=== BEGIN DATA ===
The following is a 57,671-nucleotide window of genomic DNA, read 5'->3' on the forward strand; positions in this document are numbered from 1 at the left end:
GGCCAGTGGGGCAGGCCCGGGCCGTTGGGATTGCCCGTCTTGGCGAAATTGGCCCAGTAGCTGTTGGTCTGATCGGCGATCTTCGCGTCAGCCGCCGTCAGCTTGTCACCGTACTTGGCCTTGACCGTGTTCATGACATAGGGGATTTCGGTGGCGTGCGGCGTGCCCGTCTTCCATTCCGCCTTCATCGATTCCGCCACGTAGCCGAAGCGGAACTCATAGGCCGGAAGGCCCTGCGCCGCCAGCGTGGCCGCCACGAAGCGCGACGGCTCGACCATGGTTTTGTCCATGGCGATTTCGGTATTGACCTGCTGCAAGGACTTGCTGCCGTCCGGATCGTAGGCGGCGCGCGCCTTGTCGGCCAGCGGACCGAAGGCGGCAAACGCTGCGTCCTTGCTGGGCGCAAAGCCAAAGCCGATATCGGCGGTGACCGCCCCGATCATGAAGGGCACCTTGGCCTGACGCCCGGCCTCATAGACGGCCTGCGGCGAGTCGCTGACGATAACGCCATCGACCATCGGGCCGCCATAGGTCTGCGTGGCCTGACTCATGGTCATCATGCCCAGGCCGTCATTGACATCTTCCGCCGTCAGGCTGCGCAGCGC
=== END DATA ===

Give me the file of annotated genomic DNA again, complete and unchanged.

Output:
The following is a 57,671-nucleotide window of genomic DNA, read 5'->3' on the forward strand; positions in this document are numbered from 1 at the left end:
GGCCAGTGGGGCAGGCCCGGGCCGTTGGGATTGCCCGTCTTGGCGAAATTGGCCCAGTAGCTGTTGGTCTGATCGGCGATCTTCGCGTCAGCCGCCGTCAGCTTGTCACCGTACTTGGCCTTGACCGTGTTCATGACATAGGGGATTTCGGTGGCGTGCGGCGTGCCCGTCTTCCATTCCGCCTTCATCGATTCCGCCACGTAGCCGAAGCGGAACTCATAGGCCGGAAGGCCCTGCGCCGCCAGCGTGGCCGCCACGAAGCGCGACGGCTCGACCATGGTTTTGTCCATGGCGATTTCGGTATTGACCTGCTGCAAGGACTTGCTGCCGTCCGGATCGTAGGCGGCGCGCGCCTTGTCGGCCAGCGGACCGAAGGCGGCAAACGCTGCGTCCTTGCTGGGCGCAAAGCCAAAGCCGATATCGGCGGTGACCGCCCCGATCATGAAGGGCACCTTGGCCTGACGCCCGGCCTCATAGACGGCCTGCGGCGAGTCGCTGACGATAACGCCATCGACCATCGGGCCGCCATAGGTCTGCGTGGCCTGACTCATGGTCATCATGCCCAGGCCGTCATTGACATCTTCCGCCGTCAGGCTGCGCAGCGC